What Are the Different Types of Sugar Free Breads?

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  • Written By: L. Whitaker
  • Edited By: Heather Bailey
  • Last Modified Date: 18 March 2020
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Sugar free breads typically fit into two categories: those using alternative sweeteners and those without added sweeteners. Sourdough breads and unleavened breads made without sweeteners can be purchased at stores or made at home. Breads can also be created with sugar alternatives including diastatic malt, natural sweeteners such as molasses, or commercial sugar substitutes.

Many sugar free breads can be found in mainstream grocery stores or they can easily be made at home. Of the types of sugar free breads found at the grocery store, many are alternatives not necessarily associated with the bread aisle, such as tortillas, lavash, naan, or pita. These are considered unleavened breads, made primarily of flour and water with no added sweeteners. They are also easily made at home with minimal ingredients.

Other sugar free breads found at the grocery store can include artisan breads such as sourdough that use a long fermentation period rather than added yeasts and sugars. These, like all breads, do contain the starches that will turn into sugar when digested. The third type of sugar free breads are those specifically manufactured and marketed as such.


Over the years, manufactured bread has incorporated a greater amount of sugar. In the United States, the Department of Agriculture (USDA) reports that one slice of white or wheat bread can contain up to 3 grams of sugar. According to the U.S. Food and Drug Administration, a food can only be labeled "sugar free" if it contains less than 0.5 g of sugar per serving and is completely free of ingredients commonly understood to be a sugar. Consumers can read the product's ingredients label to discern if sweeteners were added. If the label contains any type of added sugar, including corn sugar, corn syrup, or brown sugar, then the product is not sugar free.

Sugar free breads can be easily made at home, either creating doughs with no added sweeteners and longer fermentation periods, known as slow breads, or by using artificial or alternative sweeteners in the bread recipe. One such alternative to sugar, long used by bread makers, is diastatic malt. Diastatic malt is created from sprouted barley or wheat, and can be found in specialty stores, labeled as barely malt, or made at home with a sprouting jar. This natural sweetener breaks down the starches in dough and feeds the natural yeast so no sugars need to be added. Other sugar substitutes used in baking include brown rice syrup, date sugar, natural fruit juices, honey, agave nectar, molasses, and sugar substitutes such as Truvia™ or Splenda®.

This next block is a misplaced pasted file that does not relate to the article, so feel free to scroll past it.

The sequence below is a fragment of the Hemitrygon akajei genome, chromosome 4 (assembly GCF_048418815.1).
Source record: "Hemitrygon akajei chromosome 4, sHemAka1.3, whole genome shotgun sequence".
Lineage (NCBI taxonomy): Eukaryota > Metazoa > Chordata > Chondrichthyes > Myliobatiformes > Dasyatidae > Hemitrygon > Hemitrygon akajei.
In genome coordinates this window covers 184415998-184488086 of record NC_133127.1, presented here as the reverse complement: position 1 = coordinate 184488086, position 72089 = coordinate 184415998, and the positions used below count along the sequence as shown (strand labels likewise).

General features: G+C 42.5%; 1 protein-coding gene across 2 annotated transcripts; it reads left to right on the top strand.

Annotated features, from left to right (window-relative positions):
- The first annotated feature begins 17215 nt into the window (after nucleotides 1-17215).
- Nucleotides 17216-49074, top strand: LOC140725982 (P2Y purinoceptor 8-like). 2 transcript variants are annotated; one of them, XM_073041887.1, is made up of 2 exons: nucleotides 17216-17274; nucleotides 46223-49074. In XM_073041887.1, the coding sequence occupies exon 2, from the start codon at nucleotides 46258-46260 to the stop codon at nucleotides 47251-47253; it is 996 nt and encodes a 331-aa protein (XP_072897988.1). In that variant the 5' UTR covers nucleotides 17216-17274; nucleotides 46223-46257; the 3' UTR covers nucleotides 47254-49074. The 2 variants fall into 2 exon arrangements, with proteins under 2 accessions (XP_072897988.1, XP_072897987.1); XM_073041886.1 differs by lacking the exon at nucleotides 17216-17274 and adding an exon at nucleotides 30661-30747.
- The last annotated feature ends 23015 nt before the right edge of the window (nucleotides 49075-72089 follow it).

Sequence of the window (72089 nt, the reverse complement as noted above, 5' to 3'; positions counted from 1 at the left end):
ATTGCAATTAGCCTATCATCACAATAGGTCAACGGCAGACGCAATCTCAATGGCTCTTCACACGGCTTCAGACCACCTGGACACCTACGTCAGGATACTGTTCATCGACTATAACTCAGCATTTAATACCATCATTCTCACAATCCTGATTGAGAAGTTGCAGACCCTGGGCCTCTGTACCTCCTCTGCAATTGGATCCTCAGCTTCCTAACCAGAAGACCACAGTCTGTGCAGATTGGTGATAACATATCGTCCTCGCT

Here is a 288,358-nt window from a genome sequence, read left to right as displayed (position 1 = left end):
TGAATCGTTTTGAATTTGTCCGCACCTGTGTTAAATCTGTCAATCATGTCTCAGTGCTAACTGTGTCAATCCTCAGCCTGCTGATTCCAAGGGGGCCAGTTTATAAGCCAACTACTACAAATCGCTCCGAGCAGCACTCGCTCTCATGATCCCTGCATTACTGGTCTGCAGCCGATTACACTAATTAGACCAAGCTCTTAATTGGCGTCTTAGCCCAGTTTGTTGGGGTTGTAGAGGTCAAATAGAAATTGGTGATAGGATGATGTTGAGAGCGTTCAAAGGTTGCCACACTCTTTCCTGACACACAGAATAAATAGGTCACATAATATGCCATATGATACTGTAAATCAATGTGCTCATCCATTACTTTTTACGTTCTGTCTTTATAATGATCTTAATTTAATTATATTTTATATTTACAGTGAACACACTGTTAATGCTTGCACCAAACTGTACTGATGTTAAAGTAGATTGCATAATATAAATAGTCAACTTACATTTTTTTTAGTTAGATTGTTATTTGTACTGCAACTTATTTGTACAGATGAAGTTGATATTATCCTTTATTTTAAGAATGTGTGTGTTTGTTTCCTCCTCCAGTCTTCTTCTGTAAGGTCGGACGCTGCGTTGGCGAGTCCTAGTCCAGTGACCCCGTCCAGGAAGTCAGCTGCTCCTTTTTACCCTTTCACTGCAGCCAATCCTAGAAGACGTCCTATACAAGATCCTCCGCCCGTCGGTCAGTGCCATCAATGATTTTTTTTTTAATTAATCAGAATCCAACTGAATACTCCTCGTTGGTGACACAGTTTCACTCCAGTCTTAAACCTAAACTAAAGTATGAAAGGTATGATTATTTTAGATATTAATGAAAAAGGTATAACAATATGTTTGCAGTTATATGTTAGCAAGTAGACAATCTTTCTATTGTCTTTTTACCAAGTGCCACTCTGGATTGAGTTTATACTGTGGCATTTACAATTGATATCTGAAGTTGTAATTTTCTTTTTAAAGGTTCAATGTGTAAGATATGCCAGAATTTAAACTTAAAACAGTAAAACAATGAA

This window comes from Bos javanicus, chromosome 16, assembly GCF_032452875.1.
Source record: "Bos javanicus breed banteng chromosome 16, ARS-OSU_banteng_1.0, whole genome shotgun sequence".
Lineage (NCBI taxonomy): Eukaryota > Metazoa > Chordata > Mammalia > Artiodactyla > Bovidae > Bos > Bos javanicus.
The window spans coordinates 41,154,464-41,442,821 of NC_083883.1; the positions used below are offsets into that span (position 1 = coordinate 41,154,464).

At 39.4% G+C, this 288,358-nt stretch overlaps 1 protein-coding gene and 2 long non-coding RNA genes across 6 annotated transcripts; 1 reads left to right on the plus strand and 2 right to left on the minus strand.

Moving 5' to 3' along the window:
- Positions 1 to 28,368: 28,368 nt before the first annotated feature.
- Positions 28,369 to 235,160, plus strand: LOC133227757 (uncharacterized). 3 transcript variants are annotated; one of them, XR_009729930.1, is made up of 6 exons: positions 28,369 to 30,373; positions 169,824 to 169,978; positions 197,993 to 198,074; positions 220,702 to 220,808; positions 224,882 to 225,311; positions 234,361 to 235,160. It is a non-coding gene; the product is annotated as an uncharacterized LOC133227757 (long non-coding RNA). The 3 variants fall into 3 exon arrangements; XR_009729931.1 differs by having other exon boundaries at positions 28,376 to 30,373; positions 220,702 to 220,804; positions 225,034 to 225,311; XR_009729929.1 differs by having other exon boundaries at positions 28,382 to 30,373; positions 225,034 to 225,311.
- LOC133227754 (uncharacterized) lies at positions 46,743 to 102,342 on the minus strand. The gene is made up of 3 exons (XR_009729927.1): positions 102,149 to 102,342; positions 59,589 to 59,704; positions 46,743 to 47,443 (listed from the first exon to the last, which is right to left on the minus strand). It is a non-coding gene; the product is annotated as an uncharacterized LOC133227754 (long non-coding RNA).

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Post 6

Does anyone have a recipe for sugar-free banana bread?

Will it taste okay if I just leave out the sugar, or should I use an artificial sweetener?

Post 5

@ZipLine-- You can always make your own bread, all you need is a bread maker. If you're good at kneading dough, you can make it yourself and bake it in the oven.

My family is Indian and we only eat sugar-free bread. My mom makes roti, Indian flatbread, almost everyday. She makes her own dough and cooks it on the stove. It's yummy and healthy.

Post 4

It's not as easy to find sugar-free bread as we think.

I was diagnosed with diabetes recently and started looking for sugar-free bread at the grocery. I was only able to find a few breads that had between zero and two grams of sugar. Most sandwich breads have between three and five grams. Some even have up to nine grams per serving!

Right now I'm eating an all-natural pita bread that comes from a nearby bakery. It's whole wheat and has zero grams of sugar.

Post 3

@MrsPramm - I'd still try to use some alternative to white sugar, if possible, both because it will taste better and because it will be healthier.

And with the internet, it's easy to find really good recipes for this kind of thing. If you want a sugar free banana bread recipe, you only need to look online and find one.

Post 2

@Fa5t3r - I guess you get used to whatever you grow up with, but I don't find US breads to be that bad. Although, I suspect the greater problem is that they are probably made with corn syrup (isn't everything these days?) and that seems to have all kinds of health risks.

I would look for sugar free bread recipes just to avoid eating too much white sugar or corn syrup. But, I think, as long as you aren't allergic to it or something, that mostly the sugar in bread recipes doesn't really act like sugar, because it's there to feed the yeasts, not to add sweetness.

Post 1

I'd be interested in finding some sugar free breads in the United States just because I find the bread there to be far too sweet most of the time.

I'm used to the bread you get in Europe which doesn't have any kind of sweetness to it, and I've noticed that I have to get home made style breads to get that same flavor in the States.

In some cases (like certain kinds of sandwiches) the sweet bread actually works quite well, but I find it too cloying to be an everyday kind of thing.

Maybe I should try some gluten free breads or something like that and see what they are like. I understand that sugar is needed for the process of making bread, but I don't think they need that much.

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